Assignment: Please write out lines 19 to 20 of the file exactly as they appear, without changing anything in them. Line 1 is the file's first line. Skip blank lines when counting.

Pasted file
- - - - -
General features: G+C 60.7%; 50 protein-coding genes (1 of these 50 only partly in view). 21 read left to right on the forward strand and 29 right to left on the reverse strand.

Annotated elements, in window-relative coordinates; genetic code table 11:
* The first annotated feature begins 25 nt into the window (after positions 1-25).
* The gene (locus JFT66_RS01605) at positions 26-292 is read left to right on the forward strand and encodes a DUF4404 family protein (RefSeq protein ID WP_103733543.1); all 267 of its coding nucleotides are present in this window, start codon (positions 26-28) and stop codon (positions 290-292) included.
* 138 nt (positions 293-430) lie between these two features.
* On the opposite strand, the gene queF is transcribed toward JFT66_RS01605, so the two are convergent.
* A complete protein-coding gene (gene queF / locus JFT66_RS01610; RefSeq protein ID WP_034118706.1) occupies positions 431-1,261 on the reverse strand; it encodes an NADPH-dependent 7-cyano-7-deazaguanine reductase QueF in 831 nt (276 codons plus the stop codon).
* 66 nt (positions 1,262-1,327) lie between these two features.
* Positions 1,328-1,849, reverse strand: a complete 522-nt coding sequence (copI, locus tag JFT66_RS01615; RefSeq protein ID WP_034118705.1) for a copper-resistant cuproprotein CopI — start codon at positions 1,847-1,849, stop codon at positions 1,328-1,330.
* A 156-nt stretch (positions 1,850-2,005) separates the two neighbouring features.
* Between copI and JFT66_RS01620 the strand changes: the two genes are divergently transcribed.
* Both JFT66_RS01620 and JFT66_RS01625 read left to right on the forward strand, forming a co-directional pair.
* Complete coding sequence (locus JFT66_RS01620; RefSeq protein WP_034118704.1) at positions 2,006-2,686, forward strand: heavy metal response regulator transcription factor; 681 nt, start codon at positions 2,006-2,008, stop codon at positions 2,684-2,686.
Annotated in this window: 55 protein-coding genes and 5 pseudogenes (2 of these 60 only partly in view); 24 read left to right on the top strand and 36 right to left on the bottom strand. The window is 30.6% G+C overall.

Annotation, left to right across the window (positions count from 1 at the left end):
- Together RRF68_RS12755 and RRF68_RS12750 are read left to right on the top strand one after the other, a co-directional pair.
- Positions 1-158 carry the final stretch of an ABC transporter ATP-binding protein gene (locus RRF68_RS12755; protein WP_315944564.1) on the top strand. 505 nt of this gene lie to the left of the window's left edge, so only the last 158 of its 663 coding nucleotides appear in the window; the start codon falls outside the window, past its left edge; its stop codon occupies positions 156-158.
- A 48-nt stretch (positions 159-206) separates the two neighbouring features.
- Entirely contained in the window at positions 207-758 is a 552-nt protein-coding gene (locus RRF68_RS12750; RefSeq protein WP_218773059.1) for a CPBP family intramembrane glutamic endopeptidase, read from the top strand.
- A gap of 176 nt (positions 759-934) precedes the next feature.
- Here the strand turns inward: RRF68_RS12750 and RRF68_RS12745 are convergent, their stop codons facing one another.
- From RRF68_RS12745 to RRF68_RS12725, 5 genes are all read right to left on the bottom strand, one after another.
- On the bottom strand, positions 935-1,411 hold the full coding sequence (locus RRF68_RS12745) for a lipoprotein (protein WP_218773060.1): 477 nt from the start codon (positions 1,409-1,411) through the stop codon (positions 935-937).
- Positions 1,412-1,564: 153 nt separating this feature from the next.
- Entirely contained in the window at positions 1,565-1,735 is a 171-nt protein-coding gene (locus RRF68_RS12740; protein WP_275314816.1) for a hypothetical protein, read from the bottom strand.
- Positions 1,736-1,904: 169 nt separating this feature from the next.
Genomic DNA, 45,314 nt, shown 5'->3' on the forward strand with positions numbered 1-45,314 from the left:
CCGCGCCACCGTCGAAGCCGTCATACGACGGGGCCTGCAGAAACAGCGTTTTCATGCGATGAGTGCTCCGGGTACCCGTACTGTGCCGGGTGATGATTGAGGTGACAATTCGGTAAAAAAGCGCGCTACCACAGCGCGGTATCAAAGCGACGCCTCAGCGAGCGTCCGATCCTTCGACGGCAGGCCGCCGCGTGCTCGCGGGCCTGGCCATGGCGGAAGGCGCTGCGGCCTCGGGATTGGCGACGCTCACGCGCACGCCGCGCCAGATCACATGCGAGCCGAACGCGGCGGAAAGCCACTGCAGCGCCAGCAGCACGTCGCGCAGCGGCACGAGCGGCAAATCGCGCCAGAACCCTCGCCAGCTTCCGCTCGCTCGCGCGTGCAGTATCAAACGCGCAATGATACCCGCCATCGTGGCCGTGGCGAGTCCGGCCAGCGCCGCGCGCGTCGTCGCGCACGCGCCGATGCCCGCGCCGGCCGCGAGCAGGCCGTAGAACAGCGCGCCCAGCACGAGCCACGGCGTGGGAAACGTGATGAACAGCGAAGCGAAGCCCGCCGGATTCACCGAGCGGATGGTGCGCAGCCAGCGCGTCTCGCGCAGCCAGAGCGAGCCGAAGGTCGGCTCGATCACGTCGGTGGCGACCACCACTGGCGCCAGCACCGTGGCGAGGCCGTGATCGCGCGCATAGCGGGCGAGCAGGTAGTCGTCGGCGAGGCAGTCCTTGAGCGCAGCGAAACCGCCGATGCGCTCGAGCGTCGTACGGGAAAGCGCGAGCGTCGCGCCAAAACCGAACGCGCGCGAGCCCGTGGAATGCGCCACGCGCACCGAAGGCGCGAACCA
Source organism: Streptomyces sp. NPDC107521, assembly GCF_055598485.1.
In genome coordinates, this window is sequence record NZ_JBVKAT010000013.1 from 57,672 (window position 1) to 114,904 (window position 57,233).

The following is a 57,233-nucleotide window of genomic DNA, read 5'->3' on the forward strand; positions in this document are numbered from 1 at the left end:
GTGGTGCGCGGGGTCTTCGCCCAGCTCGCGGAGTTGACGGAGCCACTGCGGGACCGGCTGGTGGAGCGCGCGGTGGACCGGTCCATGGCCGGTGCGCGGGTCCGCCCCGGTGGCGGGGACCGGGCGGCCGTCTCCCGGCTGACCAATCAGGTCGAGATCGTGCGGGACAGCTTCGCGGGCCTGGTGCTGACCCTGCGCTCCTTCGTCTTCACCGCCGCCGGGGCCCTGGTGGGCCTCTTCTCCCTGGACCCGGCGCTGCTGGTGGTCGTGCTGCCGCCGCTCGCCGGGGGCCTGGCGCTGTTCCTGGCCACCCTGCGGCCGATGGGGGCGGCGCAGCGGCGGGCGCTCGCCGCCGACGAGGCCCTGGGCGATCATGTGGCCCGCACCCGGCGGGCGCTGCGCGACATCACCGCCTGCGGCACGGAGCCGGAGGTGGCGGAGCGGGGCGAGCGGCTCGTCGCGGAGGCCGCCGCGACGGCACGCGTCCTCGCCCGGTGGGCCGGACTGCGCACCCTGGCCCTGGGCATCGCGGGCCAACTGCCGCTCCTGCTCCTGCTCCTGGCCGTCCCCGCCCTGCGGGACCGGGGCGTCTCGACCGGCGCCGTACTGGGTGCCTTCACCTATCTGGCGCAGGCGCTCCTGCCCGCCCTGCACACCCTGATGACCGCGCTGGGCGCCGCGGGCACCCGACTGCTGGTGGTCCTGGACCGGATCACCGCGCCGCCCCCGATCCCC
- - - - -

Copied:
- Entirely contained in the window at positions 207-758 is a 552-nt protein-coding gene (locus RRF68_RS12750; RefSeq protein WP_218773059.1) for a CPBP family intramembrane glutamic endopeptidase, read from the top strand.
- A gap of 176 nt (positions 759-934) precedes the next feature.